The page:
In addition, as shown in FIGS. 1–5, the device 10 includes a flexible safety cable 44 having a first end 46 attached to the handle 34 by a screw 48 inserted into a tapped hole extending into the body of the handle 34. The cable 44 has a second end 50 that is attached to a clamp 52, such as a stainless steel pipe clamp, with clamp 52 being securely mounted to the inner end 18 of the barrel 16. The clamp 52 is tightened against the barrel 16 and can be loosened for slidable adjustment along the length of the barrel 16 by turning adjustment screw 54. By adjusting the position of the clamp 52 on the barrel 16, the worker can adjust the slackness or tautness of the safety cable 44, as well as accommodate safety cables of different lengths. A fastening device, such as a snap hook or spring clip 56, is secured to the safety cable 44 and is freely slidable along the length of the safety cable 44. The spring clip 56 is attachable to, and easily detachable from, for example, the worker's belt or work apron. Thus, the device 10 is attachable to the worker's clothing, and this provides for the easy location and retrieval of the device 10 when needed; the worker doesn't need to constantly set the device 10 down and then search about to retrieve it when needed. Moreover, the safety cable 44 also provides a measure of safety in so far as attaching the device 10 to the worker's clothing by the spring clip 56 prevents the device 10 from accidentally being dropped on and injuring workers stationed on the ground or on lower levels. Furthermore, the safety cable 44 is of sufficient length to allow the withdrawal of the drive rod 24 from the inner end 18 of the barrel 16 while still maintaining the connection of the safety cable 44 to the handle 34 and the barrel 16. This provides the worker with the flexibility to either back load the nail 12 into the inner end 18 of the barrel 16, or front load the nail 12 into the surface contact end 20 of the barrel 16, as shown in FIG. 2, to more easily and efficiently accommodate the device 10 to the wide range of nailing situations that may be encountered. In back loading the nail 12 the worker would simply withdraw the drive rod 24 backward or rearward from the inner end 18 of the barrel 16 until the working end 28 of the drive rod 24 completely clears the inner end 18. The safety cable 44 would be of sufficient length to still maintain the connection of the handle 34 to the barrel 16. Then the worker would insert the nail 12 into the bore 22 of the barrel 16 at the inner end 18, and then re-insert the drive rod 24 and the device 10 would be ready for nail driving.

With reference to FIGS. 1–6, in using the device 10 the worker could first set the nail 12 in position if the location were an overhead location. Alternatively, with the drive rod 24 withdrawn from the barrel 16 as above described, the barrel 16 could be placed on the location with the surface contact end 20 against the material 14 and the nail 12 could be back loaded into the barrel 16. Back loading the nail 12 into the bore 22 of the barrel 16 assists in both the alignment of the nail 12 and further maintains the nail 12 in the appropriate position to facilitate its emplacement into the material 14. The drive rod 24 would then be slid back into the barrel 16 at the inner end 18. The worker would then grasp the handle 34 or 40 and reciprocate the handle 34 or 40 thereby transmitting linear motion to the drive rod 24 and causing the flat face 30 at the interior working end 28 of the drive rod 24 to repeatedly strike the nail 12 until the nail 12 is driven into the material 14 to the desired depth. The worker may need to strike the nail 12 only once or numerous times to drive and secure the nail 12 into the material 14. Upon securely driving the nail 12 into the material 14, the barrel 16 can be simply removed or lifted from its engagement against the material 14 so that the worker can continue the nailing operation along the form work, for example; or the worker can reattach the device 10 to his apron or belt by the spring clip 56 and then move to another location or ascend or descend to different levels adjacent or on the building structure for further nail driving and placement.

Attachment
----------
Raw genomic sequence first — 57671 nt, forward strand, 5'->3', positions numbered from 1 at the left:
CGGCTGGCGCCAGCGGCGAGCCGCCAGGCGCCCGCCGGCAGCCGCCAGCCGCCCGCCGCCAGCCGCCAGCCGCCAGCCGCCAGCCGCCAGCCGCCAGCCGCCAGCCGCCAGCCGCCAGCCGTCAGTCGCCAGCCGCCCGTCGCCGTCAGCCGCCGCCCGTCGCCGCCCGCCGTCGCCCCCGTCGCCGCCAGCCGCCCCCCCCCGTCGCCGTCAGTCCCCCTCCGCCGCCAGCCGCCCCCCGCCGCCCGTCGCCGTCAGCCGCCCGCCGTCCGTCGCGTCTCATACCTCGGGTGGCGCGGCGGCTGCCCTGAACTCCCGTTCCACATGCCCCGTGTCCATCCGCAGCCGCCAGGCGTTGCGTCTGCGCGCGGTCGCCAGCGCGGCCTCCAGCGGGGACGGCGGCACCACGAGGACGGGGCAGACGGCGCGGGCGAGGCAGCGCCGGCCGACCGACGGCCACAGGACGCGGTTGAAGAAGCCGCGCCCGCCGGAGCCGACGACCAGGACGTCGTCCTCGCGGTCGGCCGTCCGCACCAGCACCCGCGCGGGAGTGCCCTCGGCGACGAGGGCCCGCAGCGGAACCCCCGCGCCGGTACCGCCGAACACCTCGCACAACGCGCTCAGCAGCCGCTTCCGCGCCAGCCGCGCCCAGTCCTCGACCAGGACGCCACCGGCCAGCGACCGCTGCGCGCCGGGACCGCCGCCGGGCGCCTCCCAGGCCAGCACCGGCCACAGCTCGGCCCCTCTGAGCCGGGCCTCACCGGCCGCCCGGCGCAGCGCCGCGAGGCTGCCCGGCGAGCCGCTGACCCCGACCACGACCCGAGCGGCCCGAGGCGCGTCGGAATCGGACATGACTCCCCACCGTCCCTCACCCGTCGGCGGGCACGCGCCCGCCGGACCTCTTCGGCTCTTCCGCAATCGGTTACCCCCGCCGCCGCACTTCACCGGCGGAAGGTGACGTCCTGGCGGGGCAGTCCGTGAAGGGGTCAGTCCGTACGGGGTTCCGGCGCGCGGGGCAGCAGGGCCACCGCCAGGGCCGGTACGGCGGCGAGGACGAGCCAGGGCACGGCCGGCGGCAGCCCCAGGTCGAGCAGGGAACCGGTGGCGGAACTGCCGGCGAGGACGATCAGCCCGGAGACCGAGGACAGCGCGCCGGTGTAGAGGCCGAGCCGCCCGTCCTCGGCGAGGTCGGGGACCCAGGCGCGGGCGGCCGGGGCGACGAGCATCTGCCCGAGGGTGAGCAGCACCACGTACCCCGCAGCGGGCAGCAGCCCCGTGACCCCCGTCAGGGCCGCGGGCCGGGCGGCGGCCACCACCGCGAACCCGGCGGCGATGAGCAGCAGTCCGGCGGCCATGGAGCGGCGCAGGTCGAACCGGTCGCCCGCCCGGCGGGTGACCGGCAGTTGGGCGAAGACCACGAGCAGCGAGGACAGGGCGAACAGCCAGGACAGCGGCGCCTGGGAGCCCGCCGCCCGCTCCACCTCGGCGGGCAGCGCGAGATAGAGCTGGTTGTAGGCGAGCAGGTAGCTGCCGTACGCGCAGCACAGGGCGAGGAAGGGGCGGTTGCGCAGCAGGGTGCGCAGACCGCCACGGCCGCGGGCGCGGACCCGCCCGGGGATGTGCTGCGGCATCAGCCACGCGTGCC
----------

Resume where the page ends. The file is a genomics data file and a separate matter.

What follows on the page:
The foregoing description discloses and describes a preferred embodiment for the invention, and those skilled in the art will understand that other variations and modifications may be possible and practicable, and still come within the ambit of the invention and the scope of the appended claims.

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Referenced by
Citing PatentFiling datePublication dateApplicantTitle
US7552852May 3, 2007Jun 30, 2009Michael Lee HaskinsNail holding and driving device
US7775412Nov 7, 2008Aug 17, 2010Andres NemethNail and anchor driver
US8152040 *Mar 20, 2009Apr 10, 2012Nancy's Blankets, LlcAnchoring pin insertion unit and method
US8360293 *Mar 30, 2012Jan 29, 2013Nancy's Blankets, LlcMethod for anchoring pin insertion
US20060225342 *Mar 21, 2006Oct 12, 2006R.W.H.,LlcAnchoring pin insertion unit
US20070262115 *May 3, 2007Nov 15, 2007Michael Lee HaskinsNail holding and driving device
US20090120243 *Nov 7, 2008May 14, 2009Andres NemethNail and anchor driver
US20090194575 *Mar 20, 2009Aug 6, 2009R.W.H., LlcAnchoring Pin Insertion Unit and Method
US20110258823 *Apr 22, 2010Oct 27, 2011Darrell KruizeWheel check tool
US20120189391 *Mar 30, 2012Jul 26, 2012R.W.H., LlcMethod for Anchoring Pin Insertion
Classifications
U.S. Classification227/147, 173/90, 227/156
International ClassificationB25C1/02, B25C1/04
Cooperative ClassificationB25C1/02
European ClassificationB25C1/02
Legal Events
DateCodeEventDescription
Jun 8, 2009REMIMaintenance fee reminder mailed
Nov 29, 2009LAPSLapse for failure to pay maintenance fees
Jan 19, 2010FPExpired due to failure to pay maintenance fee
Effective date: 20091129